Should You Really Care What Everyone Else is Paying for Commercial Real Estate?

No transactions means no basis of comparison for cap rates:

The Problem
The point of the article is this: without numerous transactions taking place in an open market, determining the prevailing cap rate for a given property type in a given market is nearly impossible. Traditional wisdom says that buyers pay what other buyers are willing to pay for a similar asset. That price is usually based on the income stream generated by that asset and the risk associated with the source of that income, namely the tenant. As the world economy has contracted, and in particular as the American real estate business has imploded, buyers, even those that are well capitalized and have the ability to buy, have taken a wait and see attitude.

This has done a couple of things which have exacerbated the commercial real estate drop:

1) it has stopped the flow of transactions (bad news for those of us in the brokerage business!) and therefore has reduced the flow of money through the system which normally creates ancillary benefits like construction and renovation sales and land transfer taxes to name just two; and

2) a lack of transactions takes away the ability for those buyers who are ready to buy to make, what they deem to be, intelligent offers based on historical deals.

As to the first, there's not much we can do about the economic side benefits of real estate transactions until those transactions start flowing again. It's the second item that I'd like to discuss.

As I said, traditional wisdom is that buyers pay what other buyers are willing to pay for a similar asset in a similar geographic area. Geography matters because of the local employment climate, demographics of every location, and a host of other factors that can affect investment decisions and risks. What does all of this mean?

In the investment vacuum in which we find ourselves today, no body really knows what to pay for property because no one else is buying!

On an intellectual level, I understand this. This is what we were taught in CI 101. On a gut level though, I'm having a hard time with this. Here's why: if I expect to make a certain rate of return on my investment dollars, does it really matter what everyone else is paying for similar assets? Doesn't this kind of mentality smack of playground kids whining, "That's not fair! Jimmy got TWO popsicles, and I only got ONE!" If one popsicle was refreshing and you really only expected to get one in the first place, does it really matter that Jimmy got two? Similarly, if a 9% ROI was a sufficient rate of return last year or even ten or twenty years ago, why isn't it sufficient this year (assuming similar risk factors etc.)? If you have a clear set of investment goals and you can find a piece of real estate that will allow you to achieve that goal, does it really matter if a similar property might be purchased more cheaply? What is the opportunity cost of waiting until someone else buys property? What if, by waiting, you not only lose revenue today, but you wait too long and miss the market?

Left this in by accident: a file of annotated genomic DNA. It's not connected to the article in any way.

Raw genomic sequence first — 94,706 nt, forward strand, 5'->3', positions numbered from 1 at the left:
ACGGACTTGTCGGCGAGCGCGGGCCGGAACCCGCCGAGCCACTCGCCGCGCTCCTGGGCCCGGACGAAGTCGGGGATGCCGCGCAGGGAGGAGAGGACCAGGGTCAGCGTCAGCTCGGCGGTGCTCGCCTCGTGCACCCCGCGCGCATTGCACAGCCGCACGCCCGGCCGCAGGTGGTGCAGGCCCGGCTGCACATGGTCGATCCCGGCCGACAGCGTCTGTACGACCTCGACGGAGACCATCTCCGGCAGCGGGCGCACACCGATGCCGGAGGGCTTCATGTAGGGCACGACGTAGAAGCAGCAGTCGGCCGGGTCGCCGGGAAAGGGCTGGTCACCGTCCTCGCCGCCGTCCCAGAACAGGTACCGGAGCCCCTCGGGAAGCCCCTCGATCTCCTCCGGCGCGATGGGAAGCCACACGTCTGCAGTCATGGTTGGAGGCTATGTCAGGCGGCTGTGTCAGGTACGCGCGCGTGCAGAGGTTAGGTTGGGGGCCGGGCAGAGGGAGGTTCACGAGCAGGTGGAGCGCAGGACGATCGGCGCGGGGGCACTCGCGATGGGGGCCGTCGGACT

A Renewed Thought Process
I think it's time we stopped looking at what everyone else is doing. Let's use our heads and look at investments that have sound overall fundamentals. Make sure the tenant is solid. Ask questions about their ability to access cash, why they're moving or staying, who is their customer, how long have they been in business, is their industry growing or in decline. Insist that you have an opportunity to look at their financial statements if you're really concerned. Take a good look at the bricks and mortar of the deal. Make sure that the building and grounds have had appropriate capital reinvestments over time and plan for future expenses. Make intelligent decisions about which properties you buy, but stop worrying about what everyone else is doing.

When everyone else is selling, you should be buying. When everyone else is buying, you should be selling. Don't follow the crowd to dinner or you'll end up at the back of the line and all the really tasty food will be gone! All you'll be left with will be the scraps left by those who had the foresight to get moving now!

Invest for cash flow today, and let time do the rest.


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